Columbus woman with cancer, her family get 1 more magical trip

Jane Ellen Watkins, a terminal gastric cancer patient, leans on her medical stand while listening to her nurse Susie Goins talk with her husband Phillip at their home in Columbus, Ind., Thursday, July 21, 2016. Earlier this month Jane Ellen along with her husband Phillip and daughter Elisa, 18, made what could be their last trip as a family to Disney World. The trip was arranged by a family friend who wishes to remain anonymous. Our Hospice of South Central Indiana, her hospice provider, coordinated with a hospice provider in Florida to make sure her medical needs were met during her trip. Jane Ellen estimates that she has visited Disney 15 or more times life. Mike Wolanin | The Republic

By Kirk Johannesen
For the Daily Journal

Walt Disney World in Florida is the most popular theme park worldwide with more than 52 million visitors annually. Among its regulars is Jane Ellen Watkins of Columbus.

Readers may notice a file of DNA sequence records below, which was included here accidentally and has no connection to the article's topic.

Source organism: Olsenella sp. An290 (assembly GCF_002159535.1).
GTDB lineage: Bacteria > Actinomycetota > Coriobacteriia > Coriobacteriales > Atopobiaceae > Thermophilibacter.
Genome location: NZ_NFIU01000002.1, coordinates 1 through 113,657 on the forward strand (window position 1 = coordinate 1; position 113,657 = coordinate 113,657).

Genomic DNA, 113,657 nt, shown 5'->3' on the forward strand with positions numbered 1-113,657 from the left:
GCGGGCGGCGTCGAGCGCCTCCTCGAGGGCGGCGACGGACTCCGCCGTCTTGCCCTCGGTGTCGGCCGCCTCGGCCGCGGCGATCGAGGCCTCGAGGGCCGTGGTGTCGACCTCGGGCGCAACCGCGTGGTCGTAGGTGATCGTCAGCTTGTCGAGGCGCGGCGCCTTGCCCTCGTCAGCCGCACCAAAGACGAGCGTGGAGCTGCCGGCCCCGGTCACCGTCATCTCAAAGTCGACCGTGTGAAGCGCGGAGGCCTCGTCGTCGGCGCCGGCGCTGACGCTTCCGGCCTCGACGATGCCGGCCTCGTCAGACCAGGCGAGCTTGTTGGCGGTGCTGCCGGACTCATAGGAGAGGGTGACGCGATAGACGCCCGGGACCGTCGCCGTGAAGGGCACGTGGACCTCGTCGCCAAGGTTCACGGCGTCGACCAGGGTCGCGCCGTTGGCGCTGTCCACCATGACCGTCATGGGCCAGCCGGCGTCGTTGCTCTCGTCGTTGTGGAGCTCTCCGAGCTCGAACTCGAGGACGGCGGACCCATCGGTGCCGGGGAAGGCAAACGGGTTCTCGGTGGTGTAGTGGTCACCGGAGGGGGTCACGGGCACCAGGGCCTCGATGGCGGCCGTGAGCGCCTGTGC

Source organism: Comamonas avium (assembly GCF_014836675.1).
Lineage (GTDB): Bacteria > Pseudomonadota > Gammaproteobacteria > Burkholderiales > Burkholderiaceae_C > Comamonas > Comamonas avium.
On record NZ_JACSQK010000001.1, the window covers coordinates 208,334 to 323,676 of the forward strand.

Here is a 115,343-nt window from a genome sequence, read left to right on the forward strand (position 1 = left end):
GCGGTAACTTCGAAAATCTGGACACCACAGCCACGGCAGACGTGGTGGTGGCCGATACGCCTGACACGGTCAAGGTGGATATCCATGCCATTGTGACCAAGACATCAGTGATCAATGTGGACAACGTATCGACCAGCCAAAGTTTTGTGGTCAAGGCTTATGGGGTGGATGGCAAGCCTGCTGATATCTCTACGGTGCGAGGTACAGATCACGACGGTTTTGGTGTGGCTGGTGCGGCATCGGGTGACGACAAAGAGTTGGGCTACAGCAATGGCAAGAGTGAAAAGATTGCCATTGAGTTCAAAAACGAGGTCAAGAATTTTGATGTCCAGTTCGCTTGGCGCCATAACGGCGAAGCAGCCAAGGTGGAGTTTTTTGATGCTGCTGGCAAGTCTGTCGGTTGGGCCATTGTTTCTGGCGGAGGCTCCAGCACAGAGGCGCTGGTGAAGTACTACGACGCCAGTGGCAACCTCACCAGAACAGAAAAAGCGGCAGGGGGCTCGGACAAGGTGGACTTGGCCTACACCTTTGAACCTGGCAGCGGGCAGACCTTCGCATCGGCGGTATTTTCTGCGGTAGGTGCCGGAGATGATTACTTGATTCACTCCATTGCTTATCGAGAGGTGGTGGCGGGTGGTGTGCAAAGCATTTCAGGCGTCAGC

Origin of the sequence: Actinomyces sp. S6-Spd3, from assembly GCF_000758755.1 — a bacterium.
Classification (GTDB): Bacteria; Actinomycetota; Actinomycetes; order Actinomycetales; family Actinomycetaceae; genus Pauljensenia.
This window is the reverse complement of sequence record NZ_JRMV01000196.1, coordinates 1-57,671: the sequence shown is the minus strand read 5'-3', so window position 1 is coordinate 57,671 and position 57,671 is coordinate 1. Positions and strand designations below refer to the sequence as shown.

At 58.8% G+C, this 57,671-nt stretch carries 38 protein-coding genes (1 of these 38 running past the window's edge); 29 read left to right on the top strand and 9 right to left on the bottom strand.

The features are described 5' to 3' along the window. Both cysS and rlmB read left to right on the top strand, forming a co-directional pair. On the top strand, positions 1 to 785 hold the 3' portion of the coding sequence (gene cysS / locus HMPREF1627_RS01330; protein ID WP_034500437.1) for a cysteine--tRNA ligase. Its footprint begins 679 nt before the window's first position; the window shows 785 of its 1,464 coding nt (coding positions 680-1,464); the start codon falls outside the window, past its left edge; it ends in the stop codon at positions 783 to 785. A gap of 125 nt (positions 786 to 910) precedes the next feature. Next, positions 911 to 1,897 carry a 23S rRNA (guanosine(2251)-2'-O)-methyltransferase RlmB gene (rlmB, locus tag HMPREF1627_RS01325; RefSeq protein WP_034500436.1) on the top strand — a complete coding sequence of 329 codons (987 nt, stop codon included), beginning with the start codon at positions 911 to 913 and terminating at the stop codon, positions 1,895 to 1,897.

Watkins, who said she’s “a little addicted to Disney,” estimated that she, her husband and teenage daughter have visited more than 15 times. It’s the most recent trip, however, that’s likely to be the most memorable for two reasons.
Because it was unexpected. And because it’s her last.
Watkins, 43, is dying of cancer.

Through the generosity of a friend and his family, and with the help of Our Hospice of South Central Indiana, Watkins enjoyed one more time touring the Magic Kingdom, mingling with Mickey Mouse and cruising on the “It’s A Small World” boat ride.
A family that wishes to remain anonymous paid for the trip and accompanied Jane Ellen and Phillip Watkins, and their daughter Elisa, July 6 to 10. Our Hospice of South Central Indiana coordinated hospice services for Jane Ellen with another hospice provider located near Disney World to ensure there would be no lapses in her care.